If you’ve got a major acquisition coming up you have to decide between taking the money out of savings or investments or borrowing the cash. How do you decide which way to go?
Here’s an email I got recently from a reader that illustrates the dilemma:
I am considering a major purchase for a motor home. I’m talking about ~$250k. I have a portfolio of ~$1.44m. For the last 4 yrs (since the bottom) I’ve been averaging ~10% on my investments per year. The question is should I draw down my nest egg to pay for this new motorhome or take out a 5yr note at 3.5%? I have no debt and never expected to have any again, but the numbers seem to indicate that I’d come out ahead if I borrow the money for the new rig.
Isn’t that a kind of borrowing-to-invest scenario? JW
Notice – JW isn’t asking if it’s smart to invest using borrowed money. He’s asking how best to finance his purchase. This is a far different question and it can seem like a complicate puzzle. Let’s break it down to find the answer.
1. Are you pulling the money out of the market?
If you are in a situation that is similar to JW, you have to also consider risk and time. JW is right to look at his historical return (10%) vs the cost of the loan (3.5%). But that 10% isn’t guaranteed. In any one year, JW’s portfolio could tank too. His time-frame is only 5 years and that isn’t very long in the stock market. One bad year could really rock his world – in a bad way.
If JW had 10 or 20 years, individual years have less impact on the overall performance because he would have many more years to make up for it. But with only 5 years, he’s taking on a fair amount of risk.
For JW, if he takes the money out of his investments he’ll save that 3.5% – which means he’s guaranteeing himself a 3.5% return if he goes that route. If he takes the loan and keeps his investments intact he can’t count on earning 10% on average. But he doesn’t have to. All he really has to do is make more than 3.5% in the market for it to make sense to borrow. So if you were in JW’s shoes, you’d want to ask yourself the following:
Would you rather earn 3.5% guaranteed or take a chance in the stock market for 5 years with the hope of earning more than 3.5%?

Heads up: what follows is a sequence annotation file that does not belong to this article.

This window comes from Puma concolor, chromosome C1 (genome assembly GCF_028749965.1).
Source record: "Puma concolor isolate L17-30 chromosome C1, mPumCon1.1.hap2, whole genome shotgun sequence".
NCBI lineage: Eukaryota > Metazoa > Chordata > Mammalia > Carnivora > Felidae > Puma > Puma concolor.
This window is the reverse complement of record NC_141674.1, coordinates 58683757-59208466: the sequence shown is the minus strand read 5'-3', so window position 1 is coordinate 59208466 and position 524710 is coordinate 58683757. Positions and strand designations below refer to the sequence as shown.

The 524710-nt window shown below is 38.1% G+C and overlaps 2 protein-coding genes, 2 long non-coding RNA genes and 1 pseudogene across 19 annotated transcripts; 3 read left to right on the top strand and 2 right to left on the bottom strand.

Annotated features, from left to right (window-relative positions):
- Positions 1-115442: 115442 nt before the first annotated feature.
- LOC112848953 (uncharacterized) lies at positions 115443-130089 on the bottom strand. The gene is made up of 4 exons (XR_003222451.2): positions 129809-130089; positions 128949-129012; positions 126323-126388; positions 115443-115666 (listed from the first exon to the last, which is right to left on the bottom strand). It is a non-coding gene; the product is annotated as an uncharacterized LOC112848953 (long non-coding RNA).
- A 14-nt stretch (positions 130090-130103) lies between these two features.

If it was me, I’d probably split the difference. If it was a 10 year time frame, I’d be OK investing but I would make sure to use a balanced approach. If it was 20 or more years, I’d be fine with a greater tilt towards growth.
This part of it is subjective. You have to find your own comfort level of course
2. Are you pulling the money out of the bank?
If you are sitting on cash in the bank you are usually better off using it rather than taking on debt for your purchase. Here’s why. The bank isn’t paying you anything these days. And if you are earning 1% but the loan will cost you 4% – you are obviously better off using your cash and saving that 4%.
3. Feelings….nothing more than……feelings.
Everything I wrote above is objective advice you can use to make a good decision about financing a major expenditure. But you are human and you have feelings. My experience tells me is that people often make these kinds of decisions based more on their feelings than their logic. There is nothing implicitly wrong with that friend.
Some people just love having a huge balance in the bank and they are willing to earn 1% or less and pay 4% or more. I understand that. I really do. It’s not a good financial move but if you have very strong feelings about this and you can afford this luxury I honestly have no problem with it.
The same goes for people who are willing to carry debt rather than invade their investments. As I stated above, sometimes this is a smart financial move but sometimes the numbers just don’t work. Again, if you are the kind of person who feels better having the investments intact and can afford to take the risk, that’s OK.
Just please make sure that if you are going to allow your emotions to dictate this decision, you are aware of it and you can afford it. As long as those two conditions persist it might be fine to proceed.
Where do you stand? Would you rather make the financing decision based on the numbers, your feelings or a combination of the two?